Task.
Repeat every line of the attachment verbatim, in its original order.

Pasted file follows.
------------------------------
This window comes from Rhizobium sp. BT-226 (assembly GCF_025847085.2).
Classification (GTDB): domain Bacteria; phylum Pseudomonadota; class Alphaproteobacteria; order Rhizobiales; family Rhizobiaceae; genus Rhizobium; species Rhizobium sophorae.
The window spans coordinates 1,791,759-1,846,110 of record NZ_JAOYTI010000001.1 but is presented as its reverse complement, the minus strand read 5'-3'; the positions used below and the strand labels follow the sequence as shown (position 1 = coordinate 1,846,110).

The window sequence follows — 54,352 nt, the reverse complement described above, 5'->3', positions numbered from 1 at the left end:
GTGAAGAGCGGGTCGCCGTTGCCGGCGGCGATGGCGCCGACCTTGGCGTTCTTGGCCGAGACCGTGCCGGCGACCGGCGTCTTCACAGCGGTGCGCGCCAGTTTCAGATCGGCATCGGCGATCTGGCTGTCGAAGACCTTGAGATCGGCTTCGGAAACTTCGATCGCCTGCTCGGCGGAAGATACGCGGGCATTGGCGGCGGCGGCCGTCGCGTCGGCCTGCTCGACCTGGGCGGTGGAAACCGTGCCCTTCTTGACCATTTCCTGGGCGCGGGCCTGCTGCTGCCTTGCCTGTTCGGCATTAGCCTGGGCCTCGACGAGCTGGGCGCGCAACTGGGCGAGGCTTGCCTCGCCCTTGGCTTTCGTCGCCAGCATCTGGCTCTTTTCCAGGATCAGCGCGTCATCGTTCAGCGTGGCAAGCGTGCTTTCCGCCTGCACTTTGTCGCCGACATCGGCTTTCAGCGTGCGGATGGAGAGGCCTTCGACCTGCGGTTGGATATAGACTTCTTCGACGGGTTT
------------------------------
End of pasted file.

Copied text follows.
This window comes from Rhizobium sp. BT-226 (assembly GCF_025847085.2).
Classification (GTDB): domain Bacteria; phylum Pseudomonadota; class Alphaproteobacteria; order Rhizobiales; family Rhizobiaceae; genus Rhizobium; species Rhizobium sophorae.
The window spans coordinates 1,791,759-1,846,110 of record NZ_JAOYTI010000001.1 but is presented as its reverse complement, the minus strand read 5'-3'; the positions used below and the strand labels follow the sequence as shown (position 1 = coordinate 1,846,110).

The window sequence follows — 54,352 nt, the reverse complement described above, 5'->3', positions numbered from 1 at the left end:
GTGAAGAGCGGGTCGCCGTTGCCGGCGGCGATGGCGCCGACCTTGGCGTTCTTGGCCGAGACCGTGCCGGCGACCGGCGTCTTCACAGCGGTGCGCGCCAGTTTCAGATCGGCATCGGCGATCTGGCTGTCGAAGACCTTGAGATCGGCTTCGGAAACTTCGATCGCCTGCTCGGCGGAAGATACGCGGGCATTGGCGGCGGCGGCCGTCGCGTCGGCCTGCTCGACCTGGGCGGTGGAAACCGTGCCCTTCTTGACCATTTCCTGGGCGCGGGCCTGCTGCTGCCTTGCCTGTTCGGCATTAGCCTGGGCCTCGACGAGCTGGGCGCGCAACTGGGCGAGGCTTGCCTCGCCCTTGGCTTTCGTCGCCAGCATCTGGCTCTTTTCCAGGATCAGCGCGTCATCGTTCAGCGTGGCAAGCGTGCTTTCCGCCTGCACTTTGTCGCCGACATCGGCTTTCAGCGTGCGGATGGAGAGGCCTTCGACCTGCGGTTGGATATAGACTTCTTCGACGGGTTT